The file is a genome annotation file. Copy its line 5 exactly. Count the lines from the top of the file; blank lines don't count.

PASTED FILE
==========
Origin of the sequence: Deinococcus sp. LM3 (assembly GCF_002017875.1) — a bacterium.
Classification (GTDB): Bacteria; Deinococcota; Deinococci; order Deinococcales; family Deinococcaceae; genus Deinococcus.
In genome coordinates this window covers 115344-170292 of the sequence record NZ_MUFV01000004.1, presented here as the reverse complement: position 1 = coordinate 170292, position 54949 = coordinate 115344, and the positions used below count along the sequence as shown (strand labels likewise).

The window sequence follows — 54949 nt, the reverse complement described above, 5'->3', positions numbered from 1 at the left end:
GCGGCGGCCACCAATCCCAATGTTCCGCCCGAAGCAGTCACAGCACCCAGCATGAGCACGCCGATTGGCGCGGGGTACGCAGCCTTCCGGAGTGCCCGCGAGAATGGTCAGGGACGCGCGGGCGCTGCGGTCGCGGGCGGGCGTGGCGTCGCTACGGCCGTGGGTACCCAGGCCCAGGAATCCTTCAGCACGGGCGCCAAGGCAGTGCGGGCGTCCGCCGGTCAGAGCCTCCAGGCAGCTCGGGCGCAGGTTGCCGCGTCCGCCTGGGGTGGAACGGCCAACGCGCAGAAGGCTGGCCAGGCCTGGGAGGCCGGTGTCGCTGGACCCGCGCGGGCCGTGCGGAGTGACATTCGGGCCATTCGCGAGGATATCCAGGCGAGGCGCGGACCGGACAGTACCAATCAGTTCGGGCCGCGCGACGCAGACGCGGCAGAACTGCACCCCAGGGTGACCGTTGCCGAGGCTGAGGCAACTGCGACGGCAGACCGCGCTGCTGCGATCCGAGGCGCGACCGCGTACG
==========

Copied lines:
GCGGCGGCCACCAATCCCAATGTTCCGCCCGAAGCAGTCACAGCACCCAGCATGAGCACGCCGATTGGCGCGGGGTACGCAGCCTTCCGGAGTGCCCGCGAGAATGGTCAGGGACGCGCGGGCGCTGCGGTCGCGGGCGGGCGTGGCGTCGCTACGGCCGTGGGTACCCAGGCCCAGGAATCCTTCAGCACGGGCGCCAAGGCAGTGCGGGCGTCCGCCGGTCAGAGCCTCCAGGCAGCTCGGGCGCAGGTTGCCGCGTCCGCCTGGGGTGGAACGGCCAACGCGCAGAAGGCTGGCCAGGCCTGGGAGGCCGGTGTCGCTGGACCCGCGCGGGCCGTGCGGAGTGACATTCGGGCCATTCGCGAGGATATCCAGGCGAGGCGCGGACCGGACAGTACCAATCAGTTCGGGCCGCGCGACGCAGACGCGGCAGAACTGCACCCCAGGGTGACCGTTGCCGAGGCTGAGGCAACTGCGACGGCAGACCGCGCTGCTGCGATCCGAGGCGCGACCGCGTACG